Before you jump into a new investment, you might want to review your financial picture with an investment advisor. Here are some to consider.


What are the risks associated with tax lien investing?

The primary risk associated with tax lien investing is having to foreclose on a property, which is in bad condition or cannot be sold for much at auction. There are also risks if you can’t keep up with actively submitting paperwork for payments related to a delinquent tax lien certificate.

 How do I find tax lien investment opportunities?

If you are looking in your area, call the local government office that handles tax collection and ask about their tax lien sales, including the timing of sales.

Key takeaways

  • Investing in tax liens is an opportunity for your average retail investor to buy debt from someone else (in the form of a tax lien certificate) and make a return.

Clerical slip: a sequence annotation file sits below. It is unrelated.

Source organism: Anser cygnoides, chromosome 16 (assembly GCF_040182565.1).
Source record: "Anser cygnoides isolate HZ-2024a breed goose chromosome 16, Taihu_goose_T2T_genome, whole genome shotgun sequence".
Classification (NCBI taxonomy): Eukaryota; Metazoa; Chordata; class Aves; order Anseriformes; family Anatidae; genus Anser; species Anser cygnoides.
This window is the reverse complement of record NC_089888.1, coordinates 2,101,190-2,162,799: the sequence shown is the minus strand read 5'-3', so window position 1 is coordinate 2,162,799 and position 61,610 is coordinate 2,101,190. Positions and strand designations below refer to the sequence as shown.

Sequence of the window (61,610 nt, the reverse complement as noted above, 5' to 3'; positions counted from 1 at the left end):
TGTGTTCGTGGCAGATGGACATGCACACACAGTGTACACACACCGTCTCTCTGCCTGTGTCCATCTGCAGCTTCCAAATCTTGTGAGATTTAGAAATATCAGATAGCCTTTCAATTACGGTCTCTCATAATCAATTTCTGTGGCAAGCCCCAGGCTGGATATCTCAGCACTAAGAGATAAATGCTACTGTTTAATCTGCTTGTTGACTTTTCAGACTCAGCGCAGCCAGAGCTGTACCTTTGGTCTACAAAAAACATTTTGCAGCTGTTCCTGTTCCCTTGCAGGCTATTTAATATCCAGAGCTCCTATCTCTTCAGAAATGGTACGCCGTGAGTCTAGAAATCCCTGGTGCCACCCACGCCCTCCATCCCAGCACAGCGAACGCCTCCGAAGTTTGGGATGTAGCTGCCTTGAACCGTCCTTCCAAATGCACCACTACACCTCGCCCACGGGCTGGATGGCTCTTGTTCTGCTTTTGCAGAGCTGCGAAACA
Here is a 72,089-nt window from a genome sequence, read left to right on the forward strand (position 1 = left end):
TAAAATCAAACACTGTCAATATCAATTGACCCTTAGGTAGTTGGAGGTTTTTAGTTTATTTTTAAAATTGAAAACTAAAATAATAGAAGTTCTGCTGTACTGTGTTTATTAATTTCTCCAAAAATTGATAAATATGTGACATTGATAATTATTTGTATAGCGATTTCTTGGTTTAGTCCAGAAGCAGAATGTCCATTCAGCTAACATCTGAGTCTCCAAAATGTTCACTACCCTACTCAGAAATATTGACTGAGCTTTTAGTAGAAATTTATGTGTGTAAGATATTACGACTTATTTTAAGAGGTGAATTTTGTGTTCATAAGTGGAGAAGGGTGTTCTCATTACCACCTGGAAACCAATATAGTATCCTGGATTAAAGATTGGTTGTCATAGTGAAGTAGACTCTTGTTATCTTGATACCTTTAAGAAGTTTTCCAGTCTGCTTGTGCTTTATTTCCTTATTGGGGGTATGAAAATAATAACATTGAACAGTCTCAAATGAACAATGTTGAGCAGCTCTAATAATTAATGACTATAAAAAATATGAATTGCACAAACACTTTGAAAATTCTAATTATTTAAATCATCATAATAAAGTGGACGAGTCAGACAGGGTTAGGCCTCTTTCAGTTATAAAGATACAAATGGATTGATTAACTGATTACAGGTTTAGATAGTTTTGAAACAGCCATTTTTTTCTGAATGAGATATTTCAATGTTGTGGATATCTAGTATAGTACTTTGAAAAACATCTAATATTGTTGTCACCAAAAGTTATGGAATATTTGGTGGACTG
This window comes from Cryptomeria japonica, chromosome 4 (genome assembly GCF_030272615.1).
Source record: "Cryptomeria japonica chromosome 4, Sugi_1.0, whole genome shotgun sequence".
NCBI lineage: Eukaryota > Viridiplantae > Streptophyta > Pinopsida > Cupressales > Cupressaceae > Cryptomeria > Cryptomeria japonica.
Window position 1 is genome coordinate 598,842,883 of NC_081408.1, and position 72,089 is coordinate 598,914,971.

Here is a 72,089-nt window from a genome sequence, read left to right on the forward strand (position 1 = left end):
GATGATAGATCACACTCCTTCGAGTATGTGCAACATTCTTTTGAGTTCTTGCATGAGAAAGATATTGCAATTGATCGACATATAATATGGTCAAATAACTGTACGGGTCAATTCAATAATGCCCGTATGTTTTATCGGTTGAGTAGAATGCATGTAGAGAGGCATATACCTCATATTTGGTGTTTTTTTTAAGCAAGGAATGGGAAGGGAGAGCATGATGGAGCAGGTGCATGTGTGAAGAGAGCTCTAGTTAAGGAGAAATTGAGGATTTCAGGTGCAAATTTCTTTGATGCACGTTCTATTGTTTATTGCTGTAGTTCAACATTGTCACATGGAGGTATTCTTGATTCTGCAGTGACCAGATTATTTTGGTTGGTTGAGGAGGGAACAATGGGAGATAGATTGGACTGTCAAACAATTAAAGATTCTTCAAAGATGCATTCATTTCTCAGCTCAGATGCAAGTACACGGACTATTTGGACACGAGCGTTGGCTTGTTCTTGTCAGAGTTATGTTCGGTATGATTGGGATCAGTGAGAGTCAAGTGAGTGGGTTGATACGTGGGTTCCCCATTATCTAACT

• Tax lien certificates are issued from governments or municipalities for unpaid taxes. They freeze the debtor’s property and issue a tax lien certificate that can be auctioned to investors.
  • Investors in tax lien certificates are paid an interest rate on the debt. If the debtor fails to pay the money, investors can begin the foreclosure process.
  • Tax liens can be good investments and have low entry points. But do your homework. If you end up having to foreclose on the property, it could cause more trouble than it’s worth.
View Article Sources
  1. Common Questions About Tax Liens – National Tax Lien Association
  2. Membership Application – National Tax Lien Association
  3. How to Remove an IRS Tax Lien – SuperMoney
  4. Can I Sell My House with a Tax Lien? – SuperMoney
  5. Are Tax Liens Wiped Out in Bankruptcies? – SuperMoney
  6. Buying a House with a Tax Lien? Here’s What You Need to Know – SuperMoney
  7. Mortgage-Backed Securities (MBS) Definition: Types of Investment – SuperMoney
  8. How To Buy Foreclosed Homes With No Money – SuperMoney